Rasto Ivanic is leading GroupSolver’s effort to disrupt the local market research business.

Rasto Ivanic is leading GroupSolver’s effort to disrupt the local market research business. Photo by Jamie Scott Lytle.

— For a guy in the market research business, Rasto Ivanic has an unusual disdain for consumer surveys. Even the word “survey” makes him cringe.

“I banned the word in our office,” Ivanic said, laughing.

Ivanic is the president and CEO at GroupSolver, a local company that makes software for companies doing market research (you know, those people who write and deliver surveys).

The problem with surveys, Ivanic said, is that they’re almost always designed with multiple choice questions, which inherently leads the consumer toward a response.

GroupSolver, a former EvoNexus incubator company, is trashing that model. Instead of designing multiple choice surveys, the company designed a questionnaire technology that can understand ‘plain language’ responses. With GroupSovler’s technology, the person taking the survey is engaged in a chat session with an artificially intelligent bot. The bot asks the consumer questions, and lets the consumer type out a response. Based on the consumer’s answers, the survey changes, learns, and adapts. This approach allows GroupSolver to suss out more meaningful insights from consumers, Ivanic said.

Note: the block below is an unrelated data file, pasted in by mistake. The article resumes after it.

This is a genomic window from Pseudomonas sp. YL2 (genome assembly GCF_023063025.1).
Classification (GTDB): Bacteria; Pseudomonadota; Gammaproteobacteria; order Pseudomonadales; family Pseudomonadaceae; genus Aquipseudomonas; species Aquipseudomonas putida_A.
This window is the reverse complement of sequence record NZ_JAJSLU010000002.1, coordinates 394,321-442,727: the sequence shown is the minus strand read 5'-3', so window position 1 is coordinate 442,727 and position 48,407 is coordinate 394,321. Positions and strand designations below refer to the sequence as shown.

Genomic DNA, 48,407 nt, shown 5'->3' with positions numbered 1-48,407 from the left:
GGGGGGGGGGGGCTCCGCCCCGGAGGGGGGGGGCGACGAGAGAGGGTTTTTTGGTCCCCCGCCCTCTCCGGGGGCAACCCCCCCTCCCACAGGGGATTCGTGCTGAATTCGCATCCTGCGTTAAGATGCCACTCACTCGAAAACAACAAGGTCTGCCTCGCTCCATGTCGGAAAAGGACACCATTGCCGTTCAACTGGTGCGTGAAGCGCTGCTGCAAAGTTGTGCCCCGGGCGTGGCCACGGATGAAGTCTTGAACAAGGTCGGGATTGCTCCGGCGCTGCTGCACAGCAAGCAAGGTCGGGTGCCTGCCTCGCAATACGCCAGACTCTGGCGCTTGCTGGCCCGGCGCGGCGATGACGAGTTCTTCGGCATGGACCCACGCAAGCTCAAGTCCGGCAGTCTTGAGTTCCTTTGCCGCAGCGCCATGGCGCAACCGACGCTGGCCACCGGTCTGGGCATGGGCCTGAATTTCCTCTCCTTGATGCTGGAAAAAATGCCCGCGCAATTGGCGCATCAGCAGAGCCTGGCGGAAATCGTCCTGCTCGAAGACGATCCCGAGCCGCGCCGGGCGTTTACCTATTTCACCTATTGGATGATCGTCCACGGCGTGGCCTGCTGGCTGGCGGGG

“You can think of us as Survey Monkey, but with a human brain,” Ivanic said.

$700,000 Seed Money

The startup just raised $700,000 in seed money that came, in part, from Tech Coast Angels investor Dean Rosenberg. Rosenberg believes that GroupSolver is onto something valuable, which could be disruptive to the market research industry.

Rosenberg said he was most impressed with GroupSolver’s existing list of customers.

“They had a solid sales leader and sales process that was producing results,” Rosenberg said. “This is rare for seed-stage deals. When we funded the company, they had over 50 paying customers including some very large consumer brands. Over half of their customers were repeat buyers.”

Ivanic said the company’s paying clients include Sony Pictures, Caribou Coffee, and Jack in the Box. GroupSolver’s revenue has more than doubled in one year. Back in 2016, the company brought in $300,000 in revenue. Ivanic said GroupSolver had already brought in nearly $600,000 at the end of this August, meaning the company is on track to possibly reach over $1 million in revenue this year.

Faster and Cheaper

The company’s product is appealing to customers in more ways than one. Not only are the insights from GroupSolver’s surveys potentially more meaningful, but they’re also delivered faster. Oh, and they’re also cheap.

Traditional market research projects can cost companies hundreds of thousands of dollars, and easily into the millions for more difficult surveys. It also can take months for market research companies to deliver the results.

Ivanic said GroupSolver is an easy sell in comparison.

“We can do it automatically, without an army of analysts and in a fraction of the time for 10 percent of the cost,” Ivanic said. “And we’re still making stupid money on it.”

Ivanic said it will be tough to take on the giants of the market research world, but he’s confident that the startup has a competitive edge.

“We are a tiny flea on an elephant’s butt, but we’ve already tapped the vein,” Ivanic said. “We’re going to get bigger.

GroupSolver employs about 30 people, although the vast majority of its employees work in the development office in Europe. But Ivanic said the company is growing its local presence after the new financing round, and expects to bring on about seven R&D employees in San Diego by January.